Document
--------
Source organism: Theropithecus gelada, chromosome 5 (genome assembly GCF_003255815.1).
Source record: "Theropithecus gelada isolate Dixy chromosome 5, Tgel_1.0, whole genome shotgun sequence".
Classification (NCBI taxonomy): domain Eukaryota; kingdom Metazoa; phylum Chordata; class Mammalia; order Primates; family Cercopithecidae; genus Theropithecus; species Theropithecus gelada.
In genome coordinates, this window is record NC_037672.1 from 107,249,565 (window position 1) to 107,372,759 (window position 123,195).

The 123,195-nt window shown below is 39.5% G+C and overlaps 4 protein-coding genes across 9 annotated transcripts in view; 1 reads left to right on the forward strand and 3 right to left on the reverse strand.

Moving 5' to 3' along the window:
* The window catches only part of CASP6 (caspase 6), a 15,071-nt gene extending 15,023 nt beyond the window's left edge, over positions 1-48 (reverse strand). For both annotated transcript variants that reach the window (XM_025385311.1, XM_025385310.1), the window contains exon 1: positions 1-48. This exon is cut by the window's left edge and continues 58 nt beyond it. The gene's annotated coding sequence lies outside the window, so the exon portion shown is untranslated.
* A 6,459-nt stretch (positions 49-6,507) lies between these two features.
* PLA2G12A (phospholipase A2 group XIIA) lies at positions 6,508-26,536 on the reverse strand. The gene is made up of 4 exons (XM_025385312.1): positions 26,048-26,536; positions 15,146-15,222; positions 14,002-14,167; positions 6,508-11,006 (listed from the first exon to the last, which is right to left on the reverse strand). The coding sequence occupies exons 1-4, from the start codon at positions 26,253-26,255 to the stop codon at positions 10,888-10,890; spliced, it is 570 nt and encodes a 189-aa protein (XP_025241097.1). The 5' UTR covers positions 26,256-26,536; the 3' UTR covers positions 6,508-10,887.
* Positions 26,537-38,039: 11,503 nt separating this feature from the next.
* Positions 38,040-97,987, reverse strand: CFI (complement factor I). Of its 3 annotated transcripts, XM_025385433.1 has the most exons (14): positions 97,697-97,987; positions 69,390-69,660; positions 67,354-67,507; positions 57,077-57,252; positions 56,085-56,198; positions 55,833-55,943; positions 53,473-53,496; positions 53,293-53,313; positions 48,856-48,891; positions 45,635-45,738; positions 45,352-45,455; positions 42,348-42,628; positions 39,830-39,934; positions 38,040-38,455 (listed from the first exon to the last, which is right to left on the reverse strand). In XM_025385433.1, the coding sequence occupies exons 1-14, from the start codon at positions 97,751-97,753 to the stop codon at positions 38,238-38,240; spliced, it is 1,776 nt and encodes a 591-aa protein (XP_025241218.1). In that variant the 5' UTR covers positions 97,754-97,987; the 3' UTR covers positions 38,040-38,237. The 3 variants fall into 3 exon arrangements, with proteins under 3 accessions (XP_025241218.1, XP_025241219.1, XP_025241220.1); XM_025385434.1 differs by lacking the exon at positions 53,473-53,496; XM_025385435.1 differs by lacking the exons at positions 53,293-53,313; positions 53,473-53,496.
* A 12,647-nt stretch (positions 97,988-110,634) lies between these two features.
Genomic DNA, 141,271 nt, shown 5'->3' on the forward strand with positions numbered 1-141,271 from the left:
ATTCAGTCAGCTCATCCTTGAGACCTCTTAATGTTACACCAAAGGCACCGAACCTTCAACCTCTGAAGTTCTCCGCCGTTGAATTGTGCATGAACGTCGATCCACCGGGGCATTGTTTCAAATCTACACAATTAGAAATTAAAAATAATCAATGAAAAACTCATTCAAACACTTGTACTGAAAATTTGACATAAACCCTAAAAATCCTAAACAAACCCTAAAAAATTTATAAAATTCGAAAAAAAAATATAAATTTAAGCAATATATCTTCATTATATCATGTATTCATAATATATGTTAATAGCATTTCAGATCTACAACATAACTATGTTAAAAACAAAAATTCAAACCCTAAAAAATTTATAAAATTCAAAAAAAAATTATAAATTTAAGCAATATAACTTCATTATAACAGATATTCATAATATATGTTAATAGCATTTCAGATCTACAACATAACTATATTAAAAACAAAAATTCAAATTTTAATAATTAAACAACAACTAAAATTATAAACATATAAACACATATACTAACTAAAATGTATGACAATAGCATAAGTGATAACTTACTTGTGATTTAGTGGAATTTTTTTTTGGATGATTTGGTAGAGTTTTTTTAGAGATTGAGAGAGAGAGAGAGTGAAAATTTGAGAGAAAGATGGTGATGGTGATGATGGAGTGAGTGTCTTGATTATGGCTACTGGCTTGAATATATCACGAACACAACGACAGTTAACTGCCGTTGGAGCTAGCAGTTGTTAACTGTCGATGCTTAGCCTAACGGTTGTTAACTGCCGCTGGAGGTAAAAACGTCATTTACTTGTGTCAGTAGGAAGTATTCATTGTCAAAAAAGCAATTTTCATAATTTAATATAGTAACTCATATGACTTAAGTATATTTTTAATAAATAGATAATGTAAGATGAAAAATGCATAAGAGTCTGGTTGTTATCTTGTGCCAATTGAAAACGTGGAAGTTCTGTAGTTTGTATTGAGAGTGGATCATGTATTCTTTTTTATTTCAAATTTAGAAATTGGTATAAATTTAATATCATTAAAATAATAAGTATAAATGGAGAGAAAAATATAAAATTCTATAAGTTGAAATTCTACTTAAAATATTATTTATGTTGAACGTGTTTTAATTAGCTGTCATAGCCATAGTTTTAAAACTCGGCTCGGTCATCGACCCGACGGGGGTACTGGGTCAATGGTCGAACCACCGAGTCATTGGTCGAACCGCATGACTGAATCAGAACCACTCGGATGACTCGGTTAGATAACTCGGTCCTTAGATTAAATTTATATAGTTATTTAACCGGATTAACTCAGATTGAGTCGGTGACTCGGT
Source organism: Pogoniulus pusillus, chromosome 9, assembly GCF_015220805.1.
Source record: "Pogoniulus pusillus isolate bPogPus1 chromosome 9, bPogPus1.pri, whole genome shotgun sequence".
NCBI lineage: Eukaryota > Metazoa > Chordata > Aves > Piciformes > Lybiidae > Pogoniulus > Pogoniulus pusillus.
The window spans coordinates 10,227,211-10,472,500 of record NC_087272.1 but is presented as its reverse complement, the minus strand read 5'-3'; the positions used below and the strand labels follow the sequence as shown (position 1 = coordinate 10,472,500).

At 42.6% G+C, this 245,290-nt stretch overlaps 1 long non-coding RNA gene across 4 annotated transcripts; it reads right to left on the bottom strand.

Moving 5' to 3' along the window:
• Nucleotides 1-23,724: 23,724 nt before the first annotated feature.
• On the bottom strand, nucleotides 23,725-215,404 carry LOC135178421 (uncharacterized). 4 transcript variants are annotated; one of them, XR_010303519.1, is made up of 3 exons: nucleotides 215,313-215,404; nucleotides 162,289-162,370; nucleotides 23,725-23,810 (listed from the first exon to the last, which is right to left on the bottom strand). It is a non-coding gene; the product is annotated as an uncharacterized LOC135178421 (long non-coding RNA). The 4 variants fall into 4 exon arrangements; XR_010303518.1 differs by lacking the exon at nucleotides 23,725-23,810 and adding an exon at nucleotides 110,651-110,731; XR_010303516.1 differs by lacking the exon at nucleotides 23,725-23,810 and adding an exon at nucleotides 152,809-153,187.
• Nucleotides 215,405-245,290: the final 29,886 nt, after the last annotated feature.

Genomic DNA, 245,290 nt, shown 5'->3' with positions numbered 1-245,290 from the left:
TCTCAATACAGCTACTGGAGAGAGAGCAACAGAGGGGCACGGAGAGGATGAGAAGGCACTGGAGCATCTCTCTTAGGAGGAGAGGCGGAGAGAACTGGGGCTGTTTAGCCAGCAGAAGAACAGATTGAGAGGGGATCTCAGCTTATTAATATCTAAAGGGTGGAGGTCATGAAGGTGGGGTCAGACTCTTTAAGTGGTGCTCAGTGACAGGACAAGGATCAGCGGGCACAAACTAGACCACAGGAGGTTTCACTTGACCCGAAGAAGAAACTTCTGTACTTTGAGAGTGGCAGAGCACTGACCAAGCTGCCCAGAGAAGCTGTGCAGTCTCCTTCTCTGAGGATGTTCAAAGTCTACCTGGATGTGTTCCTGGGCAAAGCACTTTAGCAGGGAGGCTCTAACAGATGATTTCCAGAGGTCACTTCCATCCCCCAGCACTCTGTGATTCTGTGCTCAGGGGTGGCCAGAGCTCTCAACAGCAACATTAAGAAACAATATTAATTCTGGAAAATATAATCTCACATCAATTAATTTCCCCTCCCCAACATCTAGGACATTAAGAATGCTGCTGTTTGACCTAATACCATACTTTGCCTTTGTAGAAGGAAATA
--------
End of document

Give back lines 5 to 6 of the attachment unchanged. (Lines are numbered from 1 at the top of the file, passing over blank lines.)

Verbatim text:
The 123,195-nt window shown below is 39.5% G+C and overlaps 4 protein-coding genes across 9 annotated transcripts in view; 1 reads left to right on the forward strand and 3 right to left on the reverse strand.

Moving 5' to 3' along the window: